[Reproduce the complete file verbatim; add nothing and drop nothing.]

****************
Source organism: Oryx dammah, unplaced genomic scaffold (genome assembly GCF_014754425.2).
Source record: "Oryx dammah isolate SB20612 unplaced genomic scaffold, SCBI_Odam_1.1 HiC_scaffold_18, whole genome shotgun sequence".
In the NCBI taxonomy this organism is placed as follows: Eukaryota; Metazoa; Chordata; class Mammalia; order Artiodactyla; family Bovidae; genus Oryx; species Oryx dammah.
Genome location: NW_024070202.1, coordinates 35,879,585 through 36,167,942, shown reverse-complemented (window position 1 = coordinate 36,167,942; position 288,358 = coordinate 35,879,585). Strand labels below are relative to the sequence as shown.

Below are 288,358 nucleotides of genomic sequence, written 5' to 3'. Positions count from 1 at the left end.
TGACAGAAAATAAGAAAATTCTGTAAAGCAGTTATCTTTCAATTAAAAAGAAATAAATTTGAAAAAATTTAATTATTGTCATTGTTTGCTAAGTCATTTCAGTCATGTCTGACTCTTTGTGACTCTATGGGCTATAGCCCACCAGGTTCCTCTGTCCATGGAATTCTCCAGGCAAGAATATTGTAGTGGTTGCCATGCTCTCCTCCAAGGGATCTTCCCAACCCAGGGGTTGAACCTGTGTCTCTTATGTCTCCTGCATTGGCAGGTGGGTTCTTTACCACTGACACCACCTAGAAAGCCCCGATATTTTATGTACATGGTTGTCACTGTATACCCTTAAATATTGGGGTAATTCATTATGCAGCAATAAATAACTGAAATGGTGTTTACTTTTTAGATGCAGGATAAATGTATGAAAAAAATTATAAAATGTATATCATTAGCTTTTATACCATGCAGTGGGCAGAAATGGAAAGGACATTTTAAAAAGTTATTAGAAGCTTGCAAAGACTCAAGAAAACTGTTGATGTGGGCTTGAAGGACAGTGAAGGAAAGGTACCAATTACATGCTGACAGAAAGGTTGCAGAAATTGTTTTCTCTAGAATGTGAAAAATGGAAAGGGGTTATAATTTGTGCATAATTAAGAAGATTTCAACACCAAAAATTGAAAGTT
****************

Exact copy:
Source organism: Oryx dammah, unplaced genomic scaffold (genome assembly GCF_014754425.2).
Source record: "Oryx dammah isolate SB20612 unplaced genomic scaffold, SCBI_Odam_1.1 HiC_scaffold_18, whole genome shotgun sequence".
In the NCBI taxonomy this organism is placed as follows: Eukaryota; Metazoa; Chordata; class Mammalia; order Artiodactyla; family Bovidae; genus Oryx; species Oryx dammah.
Genome location: NW_024070202.1, coordinates 35,879,585 through 36,167,942, shown reverse-complemented (window position 1 = coordinate 36,167,942; position 288,358 = coordinate 35,879,585). Strand labels below are relative to the sequence as shown.

Below are 288,358 nucleotides of genomic sequence, written 5' to 3'. Positions count from 1 at the left end.
TGACAGAAAATAAGAAAATTCTGTAAAGCAGTTATCTTTCAATTAAAAAGAAATAAATTTGAAAAAATTTAATTATTGTCATTGTTTGCTAAGTCATTTCAGTCATGTCTGACTCTTTGTGACTCTATGGGCTATAGCCCACCAGGTTCCTCTGTCCATGGAATTCTCCAGGCAAGAATATTGTAGTGGTTGCCATGCTCTCCTCCAAGGGATCTTCCCAACCCAGGGGTTGAACCTGTGTCTCTTATGTCTCCTGCATTGGCAGGTGGGTTCTTTACCACTGACACCACCTAGAAAGCCCCGATATTTTATGTACATGGTTGTCACTGTATACCCTTAAATATTGGGGTAATTCATTATGCAGCAATAAATAACTGAAATGGTGTTTACTTTTTAGATGCAGGATAAATGTATGAAAAAAATTATAAAATGTATATCATTAGCTTTTATACCATGCAGTGGGCAGAAATGGAAAGGACATTTTAAAAAGTTATTAGAAGCTTGCAAAGACTCAAGAAAACTGTTGATGTGGGCTTGAAGGACAGTGAAGGAAAGGTACCAATTACATGCTGACAGAAAGGTTGCAGAAATTGTTTTCTCTAGAATGTGAAAAATGGAAAGGGGTTATAATTTGTGCATAATTAAGAAGATTTCAACACCAAAAATTGAAAGTT